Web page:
The First Meditation: Benedictine Catholicism

I’m beginning a series of five meditations, each starting with a quote from a figure of a certain world faith.

I’ll start with Benedictine Catholicism, which was ever-present in my high school. The quote used I heard perhaps a hundred times in my time there.


“Always we begin again.” – Saint Benedict

Every beginning is an end. A person ceases to conduct matters one way and pursues another avenue. Life on Earth springs forth from that which has died before. It is important at these junctures- beginning and end, young and old, naive and experienced, foolish and wise- to figure out how the previous period had been a success, and also how it had been a failure. Since one begins a beginning, so to speak, with a clean slate, it is best not to sully it with the mistakes of the past. The future need not be a repeat of that which came before- but only if the reflection in the present moment is deep, honest, and the person engaging with their self truly seeks change- if they wish to have a dynamic self tied to growth, rather than a static self tied to entropy.


The process of self-reflection and reform is something that many people, of deep profound faith or total agnosticism, take seriously. It is an inherently human thing to look at your surroundings and wonder how they might be improved. Thus is born a sense of social justice and advocacy in the human mind. Like many of my thoughts about religion and ethics, I sense that it is a universal conclusion of humankind- things that are embedded in our DNA and place in the larger web of existence. People across cultures often have common social norms, nonverbal gestures, and concepts like light and dark, black and white, and good and evil. Thus I think relativism is an incomplete idea- it is true that every culture and within a single culture there are many different ways of expressing ideas- but most of the time I think it leads back to something for which all of humanity agrees.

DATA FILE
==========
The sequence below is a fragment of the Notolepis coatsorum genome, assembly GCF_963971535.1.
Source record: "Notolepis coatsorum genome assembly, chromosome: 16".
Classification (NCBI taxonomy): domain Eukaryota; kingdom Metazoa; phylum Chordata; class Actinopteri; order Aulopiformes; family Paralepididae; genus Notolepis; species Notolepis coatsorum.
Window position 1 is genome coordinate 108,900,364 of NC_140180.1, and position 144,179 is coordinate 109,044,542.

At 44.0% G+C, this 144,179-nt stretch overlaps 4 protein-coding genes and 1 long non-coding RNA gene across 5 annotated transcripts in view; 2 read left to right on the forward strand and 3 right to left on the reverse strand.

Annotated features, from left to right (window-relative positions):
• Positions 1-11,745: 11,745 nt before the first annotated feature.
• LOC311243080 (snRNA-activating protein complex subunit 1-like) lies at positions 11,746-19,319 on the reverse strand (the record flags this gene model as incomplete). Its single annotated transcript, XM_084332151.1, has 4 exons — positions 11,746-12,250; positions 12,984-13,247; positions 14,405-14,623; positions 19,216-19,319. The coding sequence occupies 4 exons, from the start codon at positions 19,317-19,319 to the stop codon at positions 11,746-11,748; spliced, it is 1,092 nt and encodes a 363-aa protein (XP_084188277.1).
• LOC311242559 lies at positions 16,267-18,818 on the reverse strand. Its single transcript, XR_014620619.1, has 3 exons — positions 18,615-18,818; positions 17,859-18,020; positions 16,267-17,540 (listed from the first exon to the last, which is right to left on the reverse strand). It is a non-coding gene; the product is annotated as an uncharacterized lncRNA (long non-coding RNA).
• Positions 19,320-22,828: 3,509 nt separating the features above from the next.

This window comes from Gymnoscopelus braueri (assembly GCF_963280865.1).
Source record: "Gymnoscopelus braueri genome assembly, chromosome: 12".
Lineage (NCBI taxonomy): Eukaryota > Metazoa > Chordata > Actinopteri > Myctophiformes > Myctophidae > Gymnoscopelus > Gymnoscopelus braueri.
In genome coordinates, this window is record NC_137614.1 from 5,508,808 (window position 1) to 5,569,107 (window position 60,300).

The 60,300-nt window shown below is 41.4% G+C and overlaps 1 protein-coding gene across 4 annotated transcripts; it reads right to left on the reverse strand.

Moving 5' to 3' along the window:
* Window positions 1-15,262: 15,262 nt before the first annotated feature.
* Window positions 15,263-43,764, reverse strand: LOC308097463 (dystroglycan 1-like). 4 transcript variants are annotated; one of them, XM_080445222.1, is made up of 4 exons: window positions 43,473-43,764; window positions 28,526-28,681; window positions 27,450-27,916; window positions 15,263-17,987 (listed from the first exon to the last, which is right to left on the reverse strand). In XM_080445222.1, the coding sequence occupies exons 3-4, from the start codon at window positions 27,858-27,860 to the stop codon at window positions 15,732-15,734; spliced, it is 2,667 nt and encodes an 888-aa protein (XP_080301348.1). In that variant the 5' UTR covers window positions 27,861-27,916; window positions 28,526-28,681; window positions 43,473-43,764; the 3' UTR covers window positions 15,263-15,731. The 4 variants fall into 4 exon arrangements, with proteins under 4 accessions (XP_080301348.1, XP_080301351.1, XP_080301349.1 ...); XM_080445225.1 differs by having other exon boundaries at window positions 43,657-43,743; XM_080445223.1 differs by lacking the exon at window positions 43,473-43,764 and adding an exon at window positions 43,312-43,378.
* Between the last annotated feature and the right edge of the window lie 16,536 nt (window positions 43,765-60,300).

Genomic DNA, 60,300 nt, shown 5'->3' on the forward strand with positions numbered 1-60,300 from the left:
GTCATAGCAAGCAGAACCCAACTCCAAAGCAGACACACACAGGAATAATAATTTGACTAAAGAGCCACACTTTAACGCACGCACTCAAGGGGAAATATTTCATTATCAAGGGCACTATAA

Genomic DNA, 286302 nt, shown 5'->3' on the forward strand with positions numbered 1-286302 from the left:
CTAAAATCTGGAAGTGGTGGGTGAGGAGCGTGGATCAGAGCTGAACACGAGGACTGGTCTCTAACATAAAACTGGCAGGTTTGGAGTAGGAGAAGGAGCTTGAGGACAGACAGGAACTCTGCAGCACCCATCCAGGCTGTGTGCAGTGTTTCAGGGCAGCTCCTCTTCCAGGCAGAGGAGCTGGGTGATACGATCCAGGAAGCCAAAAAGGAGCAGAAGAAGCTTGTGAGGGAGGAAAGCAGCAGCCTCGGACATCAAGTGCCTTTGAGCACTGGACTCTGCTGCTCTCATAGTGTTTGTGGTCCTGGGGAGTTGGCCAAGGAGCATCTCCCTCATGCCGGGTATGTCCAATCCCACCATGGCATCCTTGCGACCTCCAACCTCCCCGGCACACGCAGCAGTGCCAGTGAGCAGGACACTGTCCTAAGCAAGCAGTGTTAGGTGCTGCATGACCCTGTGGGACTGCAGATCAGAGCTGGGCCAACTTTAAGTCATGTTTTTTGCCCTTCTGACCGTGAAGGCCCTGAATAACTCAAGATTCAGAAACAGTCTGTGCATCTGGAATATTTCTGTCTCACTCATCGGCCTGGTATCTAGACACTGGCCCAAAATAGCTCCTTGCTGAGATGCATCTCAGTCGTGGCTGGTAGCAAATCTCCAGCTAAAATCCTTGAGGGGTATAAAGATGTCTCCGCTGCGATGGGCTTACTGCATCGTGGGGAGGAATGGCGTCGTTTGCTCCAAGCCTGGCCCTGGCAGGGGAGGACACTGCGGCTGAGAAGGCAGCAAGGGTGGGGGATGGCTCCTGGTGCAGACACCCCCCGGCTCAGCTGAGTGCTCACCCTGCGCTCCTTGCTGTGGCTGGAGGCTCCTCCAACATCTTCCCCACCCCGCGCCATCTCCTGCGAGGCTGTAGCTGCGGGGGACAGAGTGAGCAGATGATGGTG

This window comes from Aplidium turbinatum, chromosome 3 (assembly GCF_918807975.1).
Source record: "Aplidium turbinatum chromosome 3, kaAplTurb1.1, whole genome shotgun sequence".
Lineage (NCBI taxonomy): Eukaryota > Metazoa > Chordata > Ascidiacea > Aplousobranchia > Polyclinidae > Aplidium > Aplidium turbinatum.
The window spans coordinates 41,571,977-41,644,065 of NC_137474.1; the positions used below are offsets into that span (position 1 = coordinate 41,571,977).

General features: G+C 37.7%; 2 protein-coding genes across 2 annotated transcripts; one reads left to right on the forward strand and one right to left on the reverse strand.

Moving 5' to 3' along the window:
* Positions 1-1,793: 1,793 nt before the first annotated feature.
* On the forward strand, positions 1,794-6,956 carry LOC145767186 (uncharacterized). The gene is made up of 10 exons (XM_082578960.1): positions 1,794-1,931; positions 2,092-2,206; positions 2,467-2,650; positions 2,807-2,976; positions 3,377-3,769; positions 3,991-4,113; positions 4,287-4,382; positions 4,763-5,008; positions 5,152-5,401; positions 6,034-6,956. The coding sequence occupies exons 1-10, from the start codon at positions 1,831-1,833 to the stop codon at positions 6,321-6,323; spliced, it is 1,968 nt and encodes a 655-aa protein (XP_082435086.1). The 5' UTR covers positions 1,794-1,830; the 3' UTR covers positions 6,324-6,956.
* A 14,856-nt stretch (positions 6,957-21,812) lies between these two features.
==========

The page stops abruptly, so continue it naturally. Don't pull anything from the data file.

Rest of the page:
To engage with oneself is to be a truly conscious being. We always use petty and over-simplified reasons to justify our actions. Rarely do we come to the table with our critical thinking skills and turn all that we possess on our own outlook, actions, and beliefs. Despite its rarity, I think it is a skill that benefits all people, for it is not a process of questioning or doubting one’s self; rather it is giving a thorough inspection to the mechanics of one’s own thought- much like the service center does to your car when you bring it in. Often they do a “27 point check” – I see no issue with coming up with 27 points to analyze in our own actions and see how consistent and true to our principles they are.

Every beginning is also an end. Every end is also a beginning. We should look within and prepare ourselves, because most likely after something ends, something else begins.

Author: AJM

Writer, sociologist, Unitarian Universalist.

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